Responding to Civil Legal Needs During the Pandemic and its Aftermath
COVID-19 has impacted lives globally in unprecedented ways. North Carolina schools and businesses have closed their doors, leaving many unemployed and uncertain of when they can return to work. Governor Roy Cooper’s March 27, 2020, Executive Order further directed non-essential businesses to temporarily cease in-person operations and ordered residents to stay home for all but truly necessary activities. While the restrictions implemented in response to the pandemic have impacted individuals and businesses across all income levels, the disruption to income and access to childcare and other needed services disproportionately affects those already struggling to meet their basic needs.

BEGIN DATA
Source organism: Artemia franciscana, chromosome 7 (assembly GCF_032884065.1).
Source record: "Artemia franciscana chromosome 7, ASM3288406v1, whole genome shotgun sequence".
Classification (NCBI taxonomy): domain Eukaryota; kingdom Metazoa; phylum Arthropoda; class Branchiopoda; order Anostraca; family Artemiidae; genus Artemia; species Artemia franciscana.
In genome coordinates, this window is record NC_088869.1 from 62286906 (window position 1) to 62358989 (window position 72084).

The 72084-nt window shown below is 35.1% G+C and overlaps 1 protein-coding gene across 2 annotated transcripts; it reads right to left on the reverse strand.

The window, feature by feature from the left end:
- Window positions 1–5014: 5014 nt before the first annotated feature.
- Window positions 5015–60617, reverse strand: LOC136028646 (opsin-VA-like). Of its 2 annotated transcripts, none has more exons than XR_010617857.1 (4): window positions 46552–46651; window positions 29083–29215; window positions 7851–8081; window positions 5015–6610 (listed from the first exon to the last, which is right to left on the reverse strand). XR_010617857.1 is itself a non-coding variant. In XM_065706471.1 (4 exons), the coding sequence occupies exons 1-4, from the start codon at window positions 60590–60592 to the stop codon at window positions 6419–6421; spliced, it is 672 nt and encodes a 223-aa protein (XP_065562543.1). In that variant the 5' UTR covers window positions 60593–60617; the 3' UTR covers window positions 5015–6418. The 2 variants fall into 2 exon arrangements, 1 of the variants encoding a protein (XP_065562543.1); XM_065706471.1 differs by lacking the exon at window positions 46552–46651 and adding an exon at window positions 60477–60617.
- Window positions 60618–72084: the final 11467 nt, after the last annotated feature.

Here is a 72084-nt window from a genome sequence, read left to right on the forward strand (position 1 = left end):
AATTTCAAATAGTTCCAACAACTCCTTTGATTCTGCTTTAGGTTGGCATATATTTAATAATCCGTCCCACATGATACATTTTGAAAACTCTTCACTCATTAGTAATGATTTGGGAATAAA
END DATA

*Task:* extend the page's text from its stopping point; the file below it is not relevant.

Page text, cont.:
As low-income individuals and small business owners work to secure economic relief and keep themselves healthy during this challenging time, civil legal aid becomes even more vital. Between March 15 and May 7, 2020, more than 1 million North Carolinians filed for unemployment insurance and more applications are received each day. Domestic violence reports have also seen a dramatic increase. Charlotte-Mecklenburg police have received 389 more domestic violence calls this March compared to last March, and domestic violence calls in Guilford County saw an increase of 30% over the previous year. Civil legal needs will continue to rise for protection from domestic violence, prevention of evictions and foreclosures, and issues related to employment. As the long-term effects of COVID-19 continue to evolve, the threat to North Carolina and our state’s most vulnerable residents goes beyond the pandemic.